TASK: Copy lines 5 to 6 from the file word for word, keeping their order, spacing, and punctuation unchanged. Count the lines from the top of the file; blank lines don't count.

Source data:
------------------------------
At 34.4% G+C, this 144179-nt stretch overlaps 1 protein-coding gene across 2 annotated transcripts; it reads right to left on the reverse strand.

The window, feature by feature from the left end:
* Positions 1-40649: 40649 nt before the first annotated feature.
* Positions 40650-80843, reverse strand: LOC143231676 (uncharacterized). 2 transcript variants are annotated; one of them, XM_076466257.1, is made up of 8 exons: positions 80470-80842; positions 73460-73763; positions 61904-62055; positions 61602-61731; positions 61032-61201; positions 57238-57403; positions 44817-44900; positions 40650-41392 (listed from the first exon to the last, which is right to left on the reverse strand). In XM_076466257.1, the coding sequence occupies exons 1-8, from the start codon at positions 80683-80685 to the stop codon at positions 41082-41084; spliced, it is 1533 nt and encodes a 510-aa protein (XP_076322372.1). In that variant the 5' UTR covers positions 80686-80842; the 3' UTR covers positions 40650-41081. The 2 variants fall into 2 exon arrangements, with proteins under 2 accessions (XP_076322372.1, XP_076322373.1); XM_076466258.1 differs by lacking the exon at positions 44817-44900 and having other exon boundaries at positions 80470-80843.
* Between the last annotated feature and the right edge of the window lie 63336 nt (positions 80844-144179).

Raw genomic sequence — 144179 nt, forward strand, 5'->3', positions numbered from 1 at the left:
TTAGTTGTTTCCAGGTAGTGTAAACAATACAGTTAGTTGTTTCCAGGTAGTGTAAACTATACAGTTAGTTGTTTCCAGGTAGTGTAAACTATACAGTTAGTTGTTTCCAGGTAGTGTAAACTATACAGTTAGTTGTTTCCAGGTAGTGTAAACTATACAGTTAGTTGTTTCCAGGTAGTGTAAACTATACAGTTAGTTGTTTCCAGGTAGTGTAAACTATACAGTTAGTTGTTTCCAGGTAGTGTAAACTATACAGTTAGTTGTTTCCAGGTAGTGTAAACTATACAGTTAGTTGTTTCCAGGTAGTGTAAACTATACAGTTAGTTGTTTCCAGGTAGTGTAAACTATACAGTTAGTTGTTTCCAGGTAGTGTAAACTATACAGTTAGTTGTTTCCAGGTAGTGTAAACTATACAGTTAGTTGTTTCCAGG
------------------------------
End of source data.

* Between the last annotated feature and the right edge of the window lie 63336 nt (positions 80844-144179).

Raw genomic sequence — 144179 nt, forward strand, 5'->3', positions numbered from 1 at the left: